On December 29, MS Psychometrician Program Manager for Microsoft Learning Liberty Munson posted her musings on the exam related activities that her organization undertook in 2011. It's an interesting and sometimes jaw-dropping laundry list of stuff, which I reproduce here (along with what I hope is some "pithy commentary"). Enjoy!
The post is intended to extend holiday greetings and cheer to those involved with Microsoft Learning and to provide a kind of "annual progress report" or "list of accomplishments" for Microsoft learning. It makes for interesting reading, so I reproduce it verbatim in italics and include my comments and observations in plain text alongside her list elements:
- 12: New TS and Pro exams published A busy year for exam development, where half-a dozen is considerable, and 10 is a lot.
- 4: New MTA exams published The new Microsoft Technology Associate program is already off to a strong start, with another half-dozen exams scheduled for release this year.
- 6: New Office exams published Surprisingly, the Microsoft Office Specialist (MOS) program is Microsoft's biggest: at 10 million-plus, almost twice as big as Microsoft Certified Professionalss (6-plus million).
- 10: New MBS (Dynamics) exams published Dynamics covers Microsoft's line-of-business (back office and accounting) applications, an increasing and important part of Microsoft's business application portfolio.
- >4000: Number of candidates who took beta exams Most beta exams close out at between 200 and 400 candidates, so that's somewhere between 10 and 20 beta exams, or quite a few!
- 78: Localized publications of our new exams in 12 different languages (not including English) Once exams in English are completed and vetted, the next phase is internationalization, which involves a lot of work. Not all exams get translated into all 12 languages, but the big, high-demand items do.
- >400: (Re)publications of exams in market across all languages This is not new exams, but involves refreshes to existing exams (of which there are nearly 400 in the Microsoft portfolio) -- always a big job!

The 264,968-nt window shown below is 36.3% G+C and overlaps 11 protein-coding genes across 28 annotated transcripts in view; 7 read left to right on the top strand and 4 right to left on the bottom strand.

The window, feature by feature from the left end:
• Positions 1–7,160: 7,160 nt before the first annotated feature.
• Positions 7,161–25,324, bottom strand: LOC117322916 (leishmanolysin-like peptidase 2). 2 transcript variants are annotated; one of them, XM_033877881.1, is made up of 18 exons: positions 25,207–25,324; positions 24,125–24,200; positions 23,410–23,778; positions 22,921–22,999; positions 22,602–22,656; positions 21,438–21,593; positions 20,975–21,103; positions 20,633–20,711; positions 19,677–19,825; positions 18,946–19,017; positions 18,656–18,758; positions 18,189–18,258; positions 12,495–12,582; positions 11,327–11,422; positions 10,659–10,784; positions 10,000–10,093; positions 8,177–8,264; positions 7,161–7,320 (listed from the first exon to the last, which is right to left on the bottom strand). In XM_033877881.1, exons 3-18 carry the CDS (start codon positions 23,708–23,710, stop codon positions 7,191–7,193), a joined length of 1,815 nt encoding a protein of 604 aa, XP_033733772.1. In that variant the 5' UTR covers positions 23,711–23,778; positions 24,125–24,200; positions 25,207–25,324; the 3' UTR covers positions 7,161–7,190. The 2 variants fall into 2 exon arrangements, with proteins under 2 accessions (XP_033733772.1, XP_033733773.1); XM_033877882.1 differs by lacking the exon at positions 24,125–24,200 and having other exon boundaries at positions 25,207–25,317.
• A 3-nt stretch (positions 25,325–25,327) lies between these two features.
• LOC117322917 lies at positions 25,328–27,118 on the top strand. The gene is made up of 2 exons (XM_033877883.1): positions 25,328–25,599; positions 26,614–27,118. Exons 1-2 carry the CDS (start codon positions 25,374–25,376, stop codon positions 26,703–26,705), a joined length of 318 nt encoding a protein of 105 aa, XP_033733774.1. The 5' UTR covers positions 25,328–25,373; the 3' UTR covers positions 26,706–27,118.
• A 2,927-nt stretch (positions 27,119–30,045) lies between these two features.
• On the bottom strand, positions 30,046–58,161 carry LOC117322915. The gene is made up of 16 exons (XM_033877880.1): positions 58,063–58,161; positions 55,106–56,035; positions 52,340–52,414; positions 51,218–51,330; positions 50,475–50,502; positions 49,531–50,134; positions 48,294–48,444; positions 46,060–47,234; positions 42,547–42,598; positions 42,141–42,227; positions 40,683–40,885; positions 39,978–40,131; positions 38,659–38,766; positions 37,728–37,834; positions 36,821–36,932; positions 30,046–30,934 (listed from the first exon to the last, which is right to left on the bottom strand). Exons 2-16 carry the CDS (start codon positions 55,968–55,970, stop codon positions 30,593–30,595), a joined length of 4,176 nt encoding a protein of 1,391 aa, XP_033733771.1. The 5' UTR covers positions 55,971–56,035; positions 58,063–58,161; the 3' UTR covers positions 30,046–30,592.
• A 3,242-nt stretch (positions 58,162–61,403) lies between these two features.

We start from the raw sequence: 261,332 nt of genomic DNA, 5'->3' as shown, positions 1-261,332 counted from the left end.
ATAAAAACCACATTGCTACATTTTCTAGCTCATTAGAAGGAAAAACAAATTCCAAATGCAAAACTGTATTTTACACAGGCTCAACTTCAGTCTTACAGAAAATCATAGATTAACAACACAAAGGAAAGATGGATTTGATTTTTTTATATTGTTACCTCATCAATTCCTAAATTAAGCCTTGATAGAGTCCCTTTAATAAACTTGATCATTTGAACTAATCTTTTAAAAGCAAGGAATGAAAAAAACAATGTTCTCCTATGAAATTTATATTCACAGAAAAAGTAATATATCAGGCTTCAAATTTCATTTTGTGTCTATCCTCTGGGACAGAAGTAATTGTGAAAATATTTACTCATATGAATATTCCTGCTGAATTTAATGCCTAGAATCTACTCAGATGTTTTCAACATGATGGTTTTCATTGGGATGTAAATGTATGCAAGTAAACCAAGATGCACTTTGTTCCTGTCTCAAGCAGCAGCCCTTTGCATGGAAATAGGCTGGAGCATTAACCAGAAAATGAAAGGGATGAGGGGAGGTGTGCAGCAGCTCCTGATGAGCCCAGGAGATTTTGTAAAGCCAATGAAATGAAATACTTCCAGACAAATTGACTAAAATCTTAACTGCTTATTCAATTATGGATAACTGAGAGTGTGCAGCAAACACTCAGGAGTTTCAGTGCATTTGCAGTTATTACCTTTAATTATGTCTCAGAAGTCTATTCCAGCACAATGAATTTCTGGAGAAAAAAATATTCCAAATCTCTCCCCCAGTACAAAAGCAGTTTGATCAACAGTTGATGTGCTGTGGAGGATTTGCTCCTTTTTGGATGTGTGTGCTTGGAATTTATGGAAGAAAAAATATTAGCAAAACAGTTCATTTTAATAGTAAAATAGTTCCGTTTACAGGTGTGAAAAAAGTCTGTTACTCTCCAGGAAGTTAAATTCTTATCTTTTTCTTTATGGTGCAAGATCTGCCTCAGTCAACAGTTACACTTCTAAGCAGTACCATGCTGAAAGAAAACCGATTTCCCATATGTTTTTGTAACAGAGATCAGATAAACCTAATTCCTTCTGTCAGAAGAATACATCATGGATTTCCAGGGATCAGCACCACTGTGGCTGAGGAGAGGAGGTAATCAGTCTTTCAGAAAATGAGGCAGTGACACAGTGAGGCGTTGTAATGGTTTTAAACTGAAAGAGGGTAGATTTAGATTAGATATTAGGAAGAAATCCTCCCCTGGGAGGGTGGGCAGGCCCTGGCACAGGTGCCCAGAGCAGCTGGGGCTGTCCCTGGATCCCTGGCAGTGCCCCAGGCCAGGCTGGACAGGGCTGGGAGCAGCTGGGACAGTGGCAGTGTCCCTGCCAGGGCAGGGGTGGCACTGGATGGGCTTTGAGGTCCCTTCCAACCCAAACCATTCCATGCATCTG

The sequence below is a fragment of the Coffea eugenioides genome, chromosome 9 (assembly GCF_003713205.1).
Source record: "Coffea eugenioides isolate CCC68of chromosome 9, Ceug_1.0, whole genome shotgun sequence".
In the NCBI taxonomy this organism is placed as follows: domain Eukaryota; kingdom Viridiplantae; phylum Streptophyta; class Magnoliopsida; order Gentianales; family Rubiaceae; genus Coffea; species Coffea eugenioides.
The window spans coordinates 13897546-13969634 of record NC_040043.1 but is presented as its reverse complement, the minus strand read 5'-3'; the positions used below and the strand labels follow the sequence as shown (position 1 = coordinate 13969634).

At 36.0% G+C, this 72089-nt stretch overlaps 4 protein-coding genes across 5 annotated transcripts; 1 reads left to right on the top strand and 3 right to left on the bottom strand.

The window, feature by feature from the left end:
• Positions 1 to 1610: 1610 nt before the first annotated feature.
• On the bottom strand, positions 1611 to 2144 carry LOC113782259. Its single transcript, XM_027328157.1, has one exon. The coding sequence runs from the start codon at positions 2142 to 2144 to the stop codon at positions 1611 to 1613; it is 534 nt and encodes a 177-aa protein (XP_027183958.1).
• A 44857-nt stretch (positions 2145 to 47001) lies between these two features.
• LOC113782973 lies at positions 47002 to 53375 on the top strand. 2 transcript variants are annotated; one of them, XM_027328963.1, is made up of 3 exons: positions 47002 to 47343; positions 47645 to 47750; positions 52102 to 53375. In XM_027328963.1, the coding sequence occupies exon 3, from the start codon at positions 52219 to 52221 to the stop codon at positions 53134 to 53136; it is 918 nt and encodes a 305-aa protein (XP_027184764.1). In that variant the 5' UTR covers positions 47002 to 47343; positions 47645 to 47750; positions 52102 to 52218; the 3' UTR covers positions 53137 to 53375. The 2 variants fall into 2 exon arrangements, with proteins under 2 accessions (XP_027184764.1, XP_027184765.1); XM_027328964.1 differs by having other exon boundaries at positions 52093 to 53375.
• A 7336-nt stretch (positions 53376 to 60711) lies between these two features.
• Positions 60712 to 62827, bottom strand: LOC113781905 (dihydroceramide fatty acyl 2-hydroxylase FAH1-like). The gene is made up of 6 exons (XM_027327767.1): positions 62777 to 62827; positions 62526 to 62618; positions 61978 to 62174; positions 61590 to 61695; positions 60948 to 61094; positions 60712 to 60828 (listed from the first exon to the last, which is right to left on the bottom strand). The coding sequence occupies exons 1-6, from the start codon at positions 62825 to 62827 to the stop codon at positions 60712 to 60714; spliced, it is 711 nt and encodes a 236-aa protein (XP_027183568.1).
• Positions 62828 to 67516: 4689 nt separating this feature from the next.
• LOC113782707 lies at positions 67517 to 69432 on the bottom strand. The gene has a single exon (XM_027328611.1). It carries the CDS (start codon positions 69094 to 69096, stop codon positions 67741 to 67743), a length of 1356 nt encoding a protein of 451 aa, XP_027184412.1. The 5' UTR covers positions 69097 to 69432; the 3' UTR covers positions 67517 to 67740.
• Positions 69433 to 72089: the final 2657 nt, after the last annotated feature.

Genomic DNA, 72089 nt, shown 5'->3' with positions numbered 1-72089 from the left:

- 13: Number of different item types--any or all could be on any of our exams (a year ago, this was closer to 3) I've blogged about this elsewhere, but this represents some interesting changes to the make-up, look, and feel of Microsoft exams, and suggests that even seasoned veterans will want to dig into the new, expanded collection of MS Question types (see my 12/19/2011 blog "Interesting Changes Coming to MS Cert Exams").
- >5000: New items developed This might not sound like much, but MS spends about $5000 to develop any exam item that actually appears on an exam, and it goes through many stages of authoring, reviewing, and in-use analyisis before such things make the grade. MS spends HUGELY on this effort, and it shows. And for every item that makes the grade, 2-3 other items do not, so there's a serious work multiplier implied here, too.
- >1000: Subject Matter Experts (SMEs) involved in the design and development of new certification exams (excluding beta candidates)! The SMEs (and I have been one from time to time) are what make exam items relevant, interesting, and sometimes even diabolical. Attraction and retention of top-notch SMEs insures quality exams, and MS is VERY serious about this effort.
Given all this activity, Liberty and her organization, as well as all the people who contributed to this effort, do indeed deserve a pat on the back. Count on interacting with the fruits of those labors the next time you drop into a testing center to take an MS certification exam!